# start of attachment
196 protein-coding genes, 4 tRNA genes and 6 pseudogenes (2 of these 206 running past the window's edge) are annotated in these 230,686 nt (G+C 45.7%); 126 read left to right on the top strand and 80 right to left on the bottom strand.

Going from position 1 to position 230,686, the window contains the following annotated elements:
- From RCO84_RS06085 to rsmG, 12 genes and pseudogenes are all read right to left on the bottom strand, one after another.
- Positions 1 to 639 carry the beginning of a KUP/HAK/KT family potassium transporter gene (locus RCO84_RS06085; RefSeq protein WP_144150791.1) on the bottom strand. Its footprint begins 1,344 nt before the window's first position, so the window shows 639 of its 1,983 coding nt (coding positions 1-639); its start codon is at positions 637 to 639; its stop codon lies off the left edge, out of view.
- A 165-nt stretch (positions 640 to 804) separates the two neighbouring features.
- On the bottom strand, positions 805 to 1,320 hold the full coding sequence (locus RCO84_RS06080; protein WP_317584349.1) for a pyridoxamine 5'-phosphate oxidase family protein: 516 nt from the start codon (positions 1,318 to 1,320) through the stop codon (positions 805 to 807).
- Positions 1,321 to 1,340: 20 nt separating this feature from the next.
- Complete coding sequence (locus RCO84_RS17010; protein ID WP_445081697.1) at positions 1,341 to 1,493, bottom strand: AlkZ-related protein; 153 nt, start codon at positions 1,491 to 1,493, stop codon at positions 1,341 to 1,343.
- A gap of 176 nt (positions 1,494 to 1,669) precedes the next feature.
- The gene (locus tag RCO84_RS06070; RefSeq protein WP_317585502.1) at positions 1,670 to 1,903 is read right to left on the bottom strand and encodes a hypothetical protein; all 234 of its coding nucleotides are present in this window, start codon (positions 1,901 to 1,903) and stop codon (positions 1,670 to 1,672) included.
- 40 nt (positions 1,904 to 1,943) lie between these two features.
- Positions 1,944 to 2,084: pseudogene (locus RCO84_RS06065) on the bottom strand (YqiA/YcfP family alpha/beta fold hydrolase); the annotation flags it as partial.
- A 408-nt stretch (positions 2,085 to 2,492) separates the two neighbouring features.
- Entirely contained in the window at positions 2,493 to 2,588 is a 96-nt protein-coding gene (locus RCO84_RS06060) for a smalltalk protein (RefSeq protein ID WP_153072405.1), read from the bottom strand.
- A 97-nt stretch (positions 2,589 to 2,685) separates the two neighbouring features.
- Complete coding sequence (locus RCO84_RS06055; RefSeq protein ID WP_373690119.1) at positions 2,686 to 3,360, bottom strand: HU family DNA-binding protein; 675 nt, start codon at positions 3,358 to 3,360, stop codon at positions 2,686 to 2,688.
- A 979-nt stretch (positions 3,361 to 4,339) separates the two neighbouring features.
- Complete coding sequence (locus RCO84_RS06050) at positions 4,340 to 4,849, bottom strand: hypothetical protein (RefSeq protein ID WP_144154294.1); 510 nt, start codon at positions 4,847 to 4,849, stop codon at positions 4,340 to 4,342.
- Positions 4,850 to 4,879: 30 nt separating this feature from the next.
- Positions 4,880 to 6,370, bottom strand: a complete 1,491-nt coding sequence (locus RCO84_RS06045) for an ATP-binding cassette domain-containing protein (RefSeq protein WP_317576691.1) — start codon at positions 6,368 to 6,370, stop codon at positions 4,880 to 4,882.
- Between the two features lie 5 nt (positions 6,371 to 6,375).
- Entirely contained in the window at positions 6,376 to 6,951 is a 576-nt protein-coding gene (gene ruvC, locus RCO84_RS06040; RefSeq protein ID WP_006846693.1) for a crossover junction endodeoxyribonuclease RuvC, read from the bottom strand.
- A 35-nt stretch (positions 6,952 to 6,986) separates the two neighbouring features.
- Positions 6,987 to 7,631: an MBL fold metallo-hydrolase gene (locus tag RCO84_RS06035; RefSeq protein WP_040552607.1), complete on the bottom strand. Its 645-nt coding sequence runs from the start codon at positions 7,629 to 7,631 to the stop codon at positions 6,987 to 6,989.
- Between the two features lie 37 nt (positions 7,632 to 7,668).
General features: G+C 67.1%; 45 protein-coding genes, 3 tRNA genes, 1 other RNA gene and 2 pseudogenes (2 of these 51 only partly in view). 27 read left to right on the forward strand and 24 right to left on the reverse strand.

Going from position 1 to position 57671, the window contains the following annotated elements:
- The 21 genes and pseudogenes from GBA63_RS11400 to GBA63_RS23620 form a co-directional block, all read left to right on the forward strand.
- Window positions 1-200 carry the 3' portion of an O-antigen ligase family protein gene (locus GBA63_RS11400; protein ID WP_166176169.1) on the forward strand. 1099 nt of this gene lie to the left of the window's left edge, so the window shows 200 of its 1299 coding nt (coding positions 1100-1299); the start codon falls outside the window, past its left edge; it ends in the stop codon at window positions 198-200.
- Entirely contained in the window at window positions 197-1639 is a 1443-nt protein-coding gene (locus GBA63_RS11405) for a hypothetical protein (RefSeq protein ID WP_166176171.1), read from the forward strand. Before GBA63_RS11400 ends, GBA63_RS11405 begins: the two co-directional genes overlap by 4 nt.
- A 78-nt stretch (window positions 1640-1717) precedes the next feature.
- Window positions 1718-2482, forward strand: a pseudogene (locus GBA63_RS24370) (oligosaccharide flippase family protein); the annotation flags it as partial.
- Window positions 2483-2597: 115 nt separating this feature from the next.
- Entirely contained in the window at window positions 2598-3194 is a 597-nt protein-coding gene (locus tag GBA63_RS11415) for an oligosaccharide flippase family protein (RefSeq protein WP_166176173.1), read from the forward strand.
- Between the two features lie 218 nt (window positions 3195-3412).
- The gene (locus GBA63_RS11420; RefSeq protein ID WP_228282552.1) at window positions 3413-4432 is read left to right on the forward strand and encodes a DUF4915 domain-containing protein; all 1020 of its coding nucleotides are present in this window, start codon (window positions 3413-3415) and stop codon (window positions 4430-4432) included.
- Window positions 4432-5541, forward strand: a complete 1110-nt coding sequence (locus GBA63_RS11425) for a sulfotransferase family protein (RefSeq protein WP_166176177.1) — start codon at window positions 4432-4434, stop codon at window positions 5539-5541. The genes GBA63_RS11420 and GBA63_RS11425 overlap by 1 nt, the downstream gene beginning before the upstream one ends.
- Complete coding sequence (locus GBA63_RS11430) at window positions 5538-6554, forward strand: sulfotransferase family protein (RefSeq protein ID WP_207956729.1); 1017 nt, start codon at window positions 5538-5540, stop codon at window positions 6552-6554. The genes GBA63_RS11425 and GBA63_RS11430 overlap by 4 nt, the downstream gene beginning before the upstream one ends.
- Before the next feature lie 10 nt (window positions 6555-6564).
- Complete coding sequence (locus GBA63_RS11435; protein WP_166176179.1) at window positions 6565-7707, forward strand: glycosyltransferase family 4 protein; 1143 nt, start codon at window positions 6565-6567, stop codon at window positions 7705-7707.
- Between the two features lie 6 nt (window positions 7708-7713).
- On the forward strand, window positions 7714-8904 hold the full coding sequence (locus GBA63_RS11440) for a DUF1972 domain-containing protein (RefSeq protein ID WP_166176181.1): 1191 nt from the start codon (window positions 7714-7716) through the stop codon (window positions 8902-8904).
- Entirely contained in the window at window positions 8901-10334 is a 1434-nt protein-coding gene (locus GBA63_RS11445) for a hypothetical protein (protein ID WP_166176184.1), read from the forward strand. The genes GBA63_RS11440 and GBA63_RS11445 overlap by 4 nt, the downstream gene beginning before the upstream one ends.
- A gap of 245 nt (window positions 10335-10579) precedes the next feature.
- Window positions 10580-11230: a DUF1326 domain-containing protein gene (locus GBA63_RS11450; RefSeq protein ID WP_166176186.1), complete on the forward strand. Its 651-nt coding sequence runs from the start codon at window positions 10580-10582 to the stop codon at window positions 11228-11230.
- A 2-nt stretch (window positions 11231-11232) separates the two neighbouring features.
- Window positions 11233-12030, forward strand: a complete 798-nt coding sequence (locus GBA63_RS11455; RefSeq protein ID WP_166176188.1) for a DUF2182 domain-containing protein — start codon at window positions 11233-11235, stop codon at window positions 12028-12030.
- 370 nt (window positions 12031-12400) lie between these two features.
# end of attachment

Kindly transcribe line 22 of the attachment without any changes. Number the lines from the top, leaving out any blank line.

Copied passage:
- Entirely contained in the window at positions 6,376 to 6,951 is a 576-nt protein-coding gene (gene ruvC, locus RCO84_RS06040; RefSeq protein ID WP_006846693.1) for a crossover junction endodeoxyribonuclease RuvC, read from the bottom strand.